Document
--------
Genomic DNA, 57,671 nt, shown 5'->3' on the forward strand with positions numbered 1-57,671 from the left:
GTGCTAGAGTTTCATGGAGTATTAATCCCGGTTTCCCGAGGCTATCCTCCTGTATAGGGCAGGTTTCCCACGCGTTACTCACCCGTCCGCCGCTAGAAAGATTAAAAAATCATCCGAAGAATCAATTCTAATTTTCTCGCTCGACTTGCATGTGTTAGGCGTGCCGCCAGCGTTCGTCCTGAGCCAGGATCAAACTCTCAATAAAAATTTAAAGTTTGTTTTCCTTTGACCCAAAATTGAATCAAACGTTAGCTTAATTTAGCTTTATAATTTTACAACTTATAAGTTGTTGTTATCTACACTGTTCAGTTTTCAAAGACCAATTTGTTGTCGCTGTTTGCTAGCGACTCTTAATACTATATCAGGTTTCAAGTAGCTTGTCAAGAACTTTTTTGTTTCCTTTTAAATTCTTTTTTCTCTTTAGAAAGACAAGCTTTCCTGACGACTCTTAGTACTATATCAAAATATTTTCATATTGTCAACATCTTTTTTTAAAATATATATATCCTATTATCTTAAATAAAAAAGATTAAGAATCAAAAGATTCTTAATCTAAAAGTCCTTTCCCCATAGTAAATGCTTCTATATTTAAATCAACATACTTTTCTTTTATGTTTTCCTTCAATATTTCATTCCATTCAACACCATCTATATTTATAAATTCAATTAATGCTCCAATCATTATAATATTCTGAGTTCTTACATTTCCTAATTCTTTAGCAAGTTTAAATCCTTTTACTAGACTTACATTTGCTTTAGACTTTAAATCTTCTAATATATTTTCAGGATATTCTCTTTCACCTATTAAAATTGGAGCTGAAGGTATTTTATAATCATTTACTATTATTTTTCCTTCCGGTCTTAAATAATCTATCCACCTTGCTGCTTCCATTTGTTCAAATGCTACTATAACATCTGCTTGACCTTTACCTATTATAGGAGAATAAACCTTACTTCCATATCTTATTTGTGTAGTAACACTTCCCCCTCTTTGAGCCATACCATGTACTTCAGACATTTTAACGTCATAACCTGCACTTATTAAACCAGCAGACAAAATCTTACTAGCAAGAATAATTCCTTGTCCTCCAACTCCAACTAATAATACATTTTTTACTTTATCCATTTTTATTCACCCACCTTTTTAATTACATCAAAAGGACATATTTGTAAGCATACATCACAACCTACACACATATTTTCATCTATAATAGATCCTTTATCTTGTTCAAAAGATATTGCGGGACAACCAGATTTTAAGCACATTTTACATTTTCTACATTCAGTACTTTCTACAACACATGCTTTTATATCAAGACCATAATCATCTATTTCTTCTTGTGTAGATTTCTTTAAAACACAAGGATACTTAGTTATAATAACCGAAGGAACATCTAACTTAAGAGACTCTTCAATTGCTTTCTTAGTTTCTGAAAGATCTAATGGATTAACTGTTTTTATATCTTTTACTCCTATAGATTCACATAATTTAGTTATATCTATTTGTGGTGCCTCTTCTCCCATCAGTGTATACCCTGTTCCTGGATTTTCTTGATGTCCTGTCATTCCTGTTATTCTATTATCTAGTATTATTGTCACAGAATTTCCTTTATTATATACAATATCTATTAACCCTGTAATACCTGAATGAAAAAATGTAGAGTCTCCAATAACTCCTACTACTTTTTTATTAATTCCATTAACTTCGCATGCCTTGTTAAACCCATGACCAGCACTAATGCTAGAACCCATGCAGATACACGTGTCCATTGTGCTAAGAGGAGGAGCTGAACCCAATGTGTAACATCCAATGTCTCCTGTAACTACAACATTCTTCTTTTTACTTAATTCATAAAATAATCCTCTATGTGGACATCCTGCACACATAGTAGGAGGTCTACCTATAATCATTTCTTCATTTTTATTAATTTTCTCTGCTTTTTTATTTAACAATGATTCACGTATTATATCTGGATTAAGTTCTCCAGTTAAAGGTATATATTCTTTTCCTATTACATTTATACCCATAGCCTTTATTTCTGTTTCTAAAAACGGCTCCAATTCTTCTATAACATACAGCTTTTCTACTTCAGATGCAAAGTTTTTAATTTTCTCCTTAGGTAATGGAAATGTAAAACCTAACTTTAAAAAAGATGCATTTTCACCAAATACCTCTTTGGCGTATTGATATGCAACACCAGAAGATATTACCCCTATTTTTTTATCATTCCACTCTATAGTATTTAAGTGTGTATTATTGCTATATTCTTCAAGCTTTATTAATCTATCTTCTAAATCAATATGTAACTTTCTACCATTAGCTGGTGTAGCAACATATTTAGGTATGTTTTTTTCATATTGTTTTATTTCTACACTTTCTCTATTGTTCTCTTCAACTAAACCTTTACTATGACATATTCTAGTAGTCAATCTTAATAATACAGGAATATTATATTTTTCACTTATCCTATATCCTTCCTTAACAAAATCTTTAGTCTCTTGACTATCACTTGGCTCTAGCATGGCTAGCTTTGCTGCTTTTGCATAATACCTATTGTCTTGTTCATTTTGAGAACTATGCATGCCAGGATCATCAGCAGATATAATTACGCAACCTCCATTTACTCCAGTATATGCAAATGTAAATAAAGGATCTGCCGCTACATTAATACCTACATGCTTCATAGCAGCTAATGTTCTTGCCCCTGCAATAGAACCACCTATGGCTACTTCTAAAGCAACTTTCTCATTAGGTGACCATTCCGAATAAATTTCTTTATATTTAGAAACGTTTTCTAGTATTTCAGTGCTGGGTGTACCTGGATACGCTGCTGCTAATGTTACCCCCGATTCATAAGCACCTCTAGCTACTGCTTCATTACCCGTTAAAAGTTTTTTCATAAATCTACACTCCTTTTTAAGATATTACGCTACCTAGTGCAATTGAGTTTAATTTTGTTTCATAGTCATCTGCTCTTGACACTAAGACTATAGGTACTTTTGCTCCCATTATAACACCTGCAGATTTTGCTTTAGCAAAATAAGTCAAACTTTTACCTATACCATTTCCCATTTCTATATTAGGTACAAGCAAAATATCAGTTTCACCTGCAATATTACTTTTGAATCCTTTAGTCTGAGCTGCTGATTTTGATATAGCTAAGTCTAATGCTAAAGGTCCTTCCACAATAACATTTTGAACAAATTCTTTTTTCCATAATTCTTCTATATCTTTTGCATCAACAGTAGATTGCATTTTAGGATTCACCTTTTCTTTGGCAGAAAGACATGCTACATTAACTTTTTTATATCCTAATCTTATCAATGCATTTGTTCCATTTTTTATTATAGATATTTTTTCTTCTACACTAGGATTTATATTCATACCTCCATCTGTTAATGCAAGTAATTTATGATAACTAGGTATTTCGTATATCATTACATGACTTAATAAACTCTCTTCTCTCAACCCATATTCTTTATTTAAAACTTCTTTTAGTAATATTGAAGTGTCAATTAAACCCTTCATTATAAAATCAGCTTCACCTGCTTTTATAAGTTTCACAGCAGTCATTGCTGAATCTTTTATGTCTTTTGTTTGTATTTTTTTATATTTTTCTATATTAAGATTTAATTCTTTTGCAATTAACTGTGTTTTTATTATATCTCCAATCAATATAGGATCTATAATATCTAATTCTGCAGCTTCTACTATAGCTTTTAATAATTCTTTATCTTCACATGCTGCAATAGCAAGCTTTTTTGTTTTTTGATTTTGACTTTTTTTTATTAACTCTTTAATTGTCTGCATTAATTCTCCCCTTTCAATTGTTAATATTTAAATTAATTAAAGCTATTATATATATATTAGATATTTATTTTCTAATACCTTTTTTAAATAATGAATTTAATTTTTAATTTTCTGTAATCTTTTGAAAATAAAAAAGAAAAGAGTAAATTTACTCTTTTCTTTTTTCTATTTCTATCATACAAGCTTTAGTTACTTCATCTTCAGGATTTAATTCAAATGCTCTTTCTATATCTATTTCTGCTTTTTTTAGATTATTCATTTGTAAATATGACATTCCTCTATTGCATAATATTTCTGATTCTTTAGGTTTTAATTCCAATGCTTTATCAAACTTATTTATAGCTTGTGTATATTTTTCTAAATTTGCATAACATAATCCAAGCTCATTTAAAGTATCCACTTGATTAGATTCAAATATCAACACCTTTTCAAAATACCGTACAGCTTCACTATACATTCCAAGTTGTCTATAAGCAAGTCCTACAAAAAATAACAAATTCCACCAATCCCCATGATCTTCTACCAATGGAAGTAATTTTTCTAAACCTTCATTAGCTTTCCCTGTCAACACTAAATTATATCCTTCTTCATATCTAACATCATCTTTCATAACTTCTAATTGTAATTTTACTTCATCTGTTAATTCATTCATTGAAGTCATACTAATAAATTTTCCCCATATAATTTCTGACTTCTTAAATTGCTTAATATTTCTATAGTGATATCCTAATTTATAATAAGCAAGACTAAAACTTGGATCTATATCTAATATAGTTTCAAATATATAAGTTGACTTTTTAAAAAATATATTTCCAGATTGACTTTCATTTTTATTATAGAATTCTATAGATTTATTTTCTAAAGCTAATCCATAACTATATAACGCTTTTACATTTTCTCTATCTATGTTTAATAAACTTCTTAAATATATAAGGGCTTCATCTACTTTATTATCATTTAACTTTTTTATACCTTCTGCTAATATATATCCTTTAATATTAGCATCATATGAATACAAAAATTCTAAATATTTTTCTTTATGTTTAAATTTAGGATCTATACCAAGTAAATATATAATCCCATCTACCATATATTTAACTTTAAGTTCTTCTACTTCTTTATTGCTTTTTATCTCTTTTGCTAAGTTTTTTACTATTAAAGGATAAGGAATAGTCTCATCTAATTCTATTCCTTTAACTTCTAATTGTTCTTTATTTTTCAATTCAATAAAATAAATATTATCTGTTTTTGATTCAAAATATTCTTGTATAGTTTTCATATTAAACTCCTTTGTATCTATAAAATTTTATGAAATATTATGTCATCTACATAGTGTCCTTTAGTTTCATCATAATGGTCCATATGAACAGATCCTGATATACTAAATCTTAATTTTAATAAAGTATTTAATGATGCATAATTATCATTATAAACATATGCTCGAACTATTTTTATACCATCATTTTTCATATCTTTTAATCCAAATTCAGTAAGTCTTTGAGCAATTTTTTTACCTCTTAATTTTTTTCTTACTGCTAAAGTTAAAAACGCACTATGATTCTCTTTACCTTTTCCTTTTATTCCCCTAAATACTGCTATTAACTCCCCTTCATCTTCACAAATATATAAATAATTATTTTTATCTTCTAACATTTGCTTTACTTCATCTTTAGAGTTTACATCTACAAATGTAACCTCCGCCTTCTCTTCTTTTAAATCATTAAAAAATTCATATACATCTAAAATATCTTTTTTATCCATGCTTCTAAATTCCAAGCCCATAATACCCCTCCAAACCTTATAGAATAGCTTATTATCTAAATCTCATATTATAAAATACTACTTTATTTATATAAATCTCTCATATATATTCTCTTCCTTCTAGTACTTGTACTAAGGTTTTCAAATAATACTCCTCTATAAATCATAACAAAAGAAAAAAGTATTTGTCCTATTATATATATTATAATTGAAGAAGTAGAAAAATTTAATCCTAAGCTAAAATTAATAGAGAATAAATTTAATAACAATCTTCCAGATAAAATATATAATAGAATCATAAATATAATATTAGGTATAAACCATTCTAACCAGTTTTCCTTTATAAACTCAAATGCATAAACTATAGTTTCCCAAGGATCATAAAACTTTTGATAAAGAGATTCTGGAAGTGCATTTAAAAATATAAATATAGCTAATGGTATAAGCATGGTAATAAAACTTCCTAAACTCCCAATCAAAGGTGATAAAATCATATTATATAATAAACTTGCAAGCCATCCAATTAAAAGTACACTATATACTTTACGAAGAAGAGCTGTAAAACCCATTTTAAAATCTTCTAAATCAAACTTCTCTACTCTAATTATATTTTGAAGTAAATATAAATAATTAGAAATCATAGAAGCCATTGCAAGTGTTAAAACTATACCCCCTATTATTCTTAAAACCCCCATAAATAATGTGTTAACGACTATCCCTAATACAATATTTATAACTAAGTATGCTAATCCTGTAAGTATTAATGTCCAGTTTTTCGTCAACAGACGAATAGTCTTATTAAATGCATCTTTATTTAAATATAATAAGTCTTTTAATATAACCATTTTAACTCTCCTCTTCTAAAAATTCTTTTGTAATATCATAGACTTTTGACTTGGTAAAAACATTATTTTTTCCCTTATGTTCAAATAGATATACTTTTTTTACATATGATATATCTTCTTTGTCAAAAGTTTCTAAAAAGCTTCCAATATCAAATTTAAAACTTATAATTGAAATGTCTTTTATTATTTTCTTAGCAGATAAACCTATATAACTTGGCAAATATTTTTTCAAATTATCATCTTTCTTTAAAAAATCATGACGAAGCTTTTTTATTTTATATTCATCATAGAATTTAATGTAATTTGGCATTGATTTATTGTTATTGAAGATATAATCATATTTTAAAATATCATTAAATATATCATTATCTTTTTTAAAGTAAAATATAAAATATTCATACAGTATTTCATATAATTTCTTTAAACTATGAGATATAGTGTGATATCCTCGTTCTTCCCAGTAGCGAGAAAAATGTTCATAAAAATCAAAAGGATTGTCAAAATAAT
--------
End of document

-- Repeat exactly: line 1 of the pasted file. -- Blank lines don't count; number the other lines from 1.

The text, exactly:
Genomic DNA, 57,671 nt, shown 5'->3' on the forward strand with positions numbered 1-57,671 from the left: